Several Startup Discs were made by Nintendo and released to localization departments at iQue and Nintendo of Korea to prepare RVT-R Reader development kits by installing the retail system menu and channels of their respective region.
At least 8 such disc images are known to exist, with the existence of more being implied. Each release of the Startup Disc for iQue/NoK includes an iQue image, a NoK image, and respective versions of each for Mario Club (Nintendo's internal debug team), with the only difference between Mario Club and non-Mario Club images apparently being the TMD version number of the System Menu WAD.
The installer program included on the disc (with a very similar program also being included on early Wii consoles in place of the System Menu, officially referred to as "System Menu 0") is a simple program which exists only to install the WAD files present on the Startup Disc.
It has the following possible states:
- Waiting for Startup Disc (default state in System Menu variant, occurs after disc eject in disc variant, "Please insert the Wii Startup Disc")
- Checking disc (occurs after a disc has been inserted)
- Installing (default state in disc variant, occurs while the disc is installing WADs, "Installing. Do not touch the Wii console.")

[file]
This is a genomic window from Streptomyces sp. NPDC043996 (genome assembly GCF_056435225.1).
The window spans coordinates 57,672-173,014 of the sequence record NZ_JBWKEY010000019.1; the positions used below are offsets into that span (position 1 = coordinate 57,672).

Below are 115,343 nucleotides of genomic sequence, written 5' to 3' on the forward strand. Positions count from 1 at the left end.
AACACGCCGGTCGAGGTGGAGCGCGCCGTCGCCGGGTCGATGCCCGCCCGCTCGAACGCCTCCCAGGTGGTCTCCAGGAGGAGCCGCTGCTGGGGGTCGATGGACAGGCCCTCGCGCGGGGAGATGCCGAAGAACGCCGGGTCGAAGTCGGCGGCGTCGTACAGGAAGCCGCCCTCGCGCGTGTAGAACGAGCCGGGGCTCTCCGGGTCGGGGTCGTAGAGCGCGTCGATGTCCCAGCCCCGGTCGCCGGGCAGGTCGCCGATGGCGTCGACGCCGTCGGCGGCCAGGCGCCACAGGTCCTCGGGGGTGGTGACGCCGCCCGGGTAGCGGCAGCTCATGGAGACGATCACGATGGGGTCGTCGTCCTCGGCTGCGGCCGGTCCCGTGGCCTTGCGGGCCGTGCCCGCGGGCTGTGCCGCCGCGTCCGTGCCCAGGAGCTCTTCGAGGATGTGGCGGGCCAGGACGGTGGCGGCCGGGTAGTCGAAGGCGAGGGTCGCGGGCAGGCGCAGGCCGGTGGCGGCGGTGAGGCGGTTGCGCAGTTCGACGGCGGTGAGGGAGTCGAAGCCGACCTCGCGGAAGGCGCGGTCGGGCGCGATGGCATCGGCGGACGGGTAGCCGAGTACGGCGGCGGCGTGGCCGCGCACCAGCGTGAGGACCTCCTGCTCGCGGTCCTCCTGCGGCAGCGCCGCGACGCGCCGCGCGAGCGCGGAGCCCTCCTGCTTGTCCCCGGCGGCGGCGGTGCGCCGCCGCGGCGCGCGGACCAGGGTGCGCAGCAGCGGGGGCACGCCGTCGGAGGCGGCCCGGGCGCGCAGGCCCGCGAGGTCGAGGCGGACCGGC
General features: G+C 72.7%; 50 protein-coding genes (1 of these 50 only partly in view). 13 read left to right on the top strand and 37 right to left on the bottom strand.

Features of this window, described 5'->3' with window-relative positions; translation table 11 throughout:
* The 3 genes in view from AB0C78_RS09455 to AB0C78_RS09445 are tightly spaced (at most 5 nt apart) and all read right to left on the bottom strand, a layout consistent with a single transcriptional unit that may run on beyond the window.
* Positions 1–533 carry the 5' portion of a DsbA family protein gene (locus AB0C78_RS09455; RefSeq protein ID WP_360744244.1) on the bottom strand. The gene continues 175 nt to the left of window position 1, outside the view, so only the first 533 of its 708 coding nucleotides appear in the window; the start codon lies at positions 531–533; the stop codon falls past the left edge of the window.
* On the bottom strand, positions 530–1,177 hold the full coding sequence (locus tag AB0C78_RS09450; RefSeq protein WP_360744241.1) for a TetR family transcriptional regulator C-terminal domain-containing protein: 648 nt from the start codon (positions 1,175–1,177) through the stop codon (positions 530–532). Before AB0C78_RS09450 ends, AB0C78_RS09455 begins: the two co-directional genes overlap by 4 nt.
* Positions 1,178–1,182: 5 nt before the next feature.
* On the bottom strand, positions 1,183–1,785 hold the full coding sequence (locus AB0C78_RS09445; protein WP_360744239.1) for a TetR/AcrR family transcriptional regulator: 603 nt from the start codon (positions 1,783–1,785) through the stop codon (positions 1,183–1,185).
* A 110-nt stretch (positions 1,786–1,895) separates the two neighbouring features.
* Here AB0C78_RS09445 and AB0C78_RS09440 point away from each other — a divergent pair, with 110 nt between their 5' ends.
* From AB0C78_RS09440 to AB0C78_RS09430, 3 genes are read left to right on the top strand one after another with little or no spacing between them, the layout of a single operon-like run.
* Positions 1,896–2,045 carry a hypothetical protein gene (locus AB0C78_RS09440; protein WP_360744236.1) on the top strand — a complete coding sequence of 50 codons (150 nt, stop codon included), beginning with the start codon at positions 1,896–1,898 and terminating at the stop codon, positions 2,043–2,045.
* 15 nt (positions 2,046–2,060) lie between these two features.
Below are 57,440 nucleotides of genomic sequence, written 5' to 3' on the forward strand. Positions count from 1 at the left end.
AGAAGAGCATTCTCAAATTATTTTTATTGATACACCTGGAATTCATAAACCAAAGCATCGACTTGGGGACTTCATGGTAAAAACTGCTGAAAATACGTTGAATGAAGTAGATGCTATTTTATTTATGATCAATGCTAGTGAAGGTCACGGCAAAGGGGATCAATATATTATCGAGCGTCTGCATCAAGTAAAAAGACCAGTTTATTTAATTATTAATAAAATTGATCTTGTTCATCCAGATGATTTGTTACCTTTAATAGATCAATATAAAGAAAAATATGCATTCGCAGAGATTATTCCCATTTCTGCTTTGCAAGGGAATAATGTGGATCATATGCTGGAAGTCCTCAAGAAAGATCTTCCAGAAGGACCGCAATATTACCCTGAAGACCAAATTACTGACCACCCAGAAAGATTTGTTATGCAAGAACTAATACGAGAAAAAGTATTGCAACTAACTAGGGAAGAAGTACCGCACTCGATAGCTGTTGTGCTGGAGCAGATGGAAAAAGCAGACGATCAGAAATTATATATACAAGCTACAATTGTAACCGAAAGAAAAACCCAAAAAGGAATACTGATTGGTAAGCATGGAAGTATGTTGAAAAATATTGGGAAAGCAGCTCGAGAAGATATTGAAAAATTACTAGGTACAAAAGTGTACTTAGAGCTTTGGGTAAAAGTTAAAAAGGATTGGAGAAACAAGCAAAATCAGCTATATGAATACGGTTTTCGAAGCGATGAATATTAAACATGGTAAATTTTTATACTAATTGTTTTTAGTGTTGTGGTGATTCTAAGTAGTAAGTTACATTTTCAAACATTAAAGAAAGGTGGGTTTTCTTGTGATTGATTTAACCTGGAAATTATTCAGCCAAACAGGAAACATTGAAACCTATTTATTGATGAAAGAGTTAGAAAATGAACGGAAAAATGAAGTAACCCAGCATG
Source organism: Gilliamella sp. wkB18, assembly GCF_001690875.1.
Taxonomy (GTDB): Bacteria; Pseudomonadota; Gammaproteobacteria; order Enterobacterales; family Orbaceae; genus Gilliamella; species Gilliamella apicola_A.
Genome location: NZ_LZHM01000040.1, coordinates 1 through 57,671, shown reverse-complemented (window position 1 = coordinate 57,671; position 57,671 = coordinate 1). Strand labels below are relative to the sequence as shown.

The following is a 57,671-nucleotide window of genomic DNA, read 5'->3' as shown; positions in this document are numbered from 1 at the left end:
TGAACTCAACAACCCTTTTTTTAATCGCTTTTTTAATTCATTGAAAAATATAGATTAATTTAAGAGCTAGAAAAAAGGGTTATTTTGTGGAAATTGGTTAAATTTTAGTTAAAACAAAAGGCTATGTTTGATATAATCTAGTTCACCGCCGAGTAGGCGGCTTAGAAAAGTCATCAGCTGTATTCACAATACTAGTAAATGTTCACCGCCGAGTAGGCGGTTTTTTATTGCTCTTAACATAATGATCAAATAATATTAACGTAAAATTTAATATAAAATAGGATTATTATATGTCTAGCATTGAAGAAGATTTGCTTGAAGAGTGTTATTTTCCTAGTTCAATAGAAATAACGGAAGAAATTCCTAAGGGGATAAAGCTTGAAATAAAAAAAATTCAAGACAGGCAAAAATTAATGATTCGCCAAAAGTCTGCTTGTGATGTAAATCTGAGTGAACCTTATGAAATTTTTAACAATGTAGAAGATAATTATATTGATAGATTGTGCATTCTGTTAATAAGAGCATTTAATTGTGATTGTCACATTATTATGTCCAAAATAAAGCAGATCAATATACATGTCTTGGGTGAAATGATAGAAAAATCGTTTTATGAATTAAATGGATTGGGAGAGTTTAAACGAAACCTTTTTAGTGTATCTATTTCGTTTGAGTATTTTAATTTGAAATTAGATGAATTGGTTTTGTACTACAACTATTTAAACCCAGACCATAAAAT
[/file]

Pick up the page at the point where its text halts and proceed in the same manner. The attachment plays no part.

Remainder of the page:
- Disc removal prompt (occurs once the disc is finished installing, "Please remove the Wii Startup Disc. The system will then perform Wii console configuration.")
- Already installed (occurs when the disc is ran a second time, never normally appears, "Wii Startup installation has already been completed.")
- Incorrect disc (occurs when a disc with a GameID other than RAAE has been inserted, "An incorrect disc has been inserted. Please remove the disc from the Wii console.")
- Fatal error (occurs when a DVD library fatal error occurs or some other critical problem prevents the program from continuing, "An error has occurred. Turn the power off and refer to the Instruction Booklet for more information.")
There are also a few unusual behaviors; on the NAND variant of the Startup Disc application, if a disc with a GameID starting with 0 is inserted (which normally causes the Wii Menu to autoboot it), it will be accepted as if it was a RAAE disc.
The NAND variant is also normally only supposed to launch the inserted disc, but if a disc is inserted with only an update partition and no game partition, its contents will be installed while the "Checking disc" screen loops, then the system will automatically reboot. This might be a development leftover, but it could also indicate that originally the Startup Disc was going to have no content at all other than its WADs; this might have been changed so that the disc could be reused.
The installer program uses sound effects from the regular Wii Menu, as well as an additional "error" sound effect which has not been found in any other application.
The installer program has a second "simple.brlyt" layout file in addition to the regular one used for the graphics, which appears to include a version number textbox as well as frame positioning graphics; this file has not been found in any leaked SDKs and it is unknown if it was included accidentally or if it had a purpose at some point in development.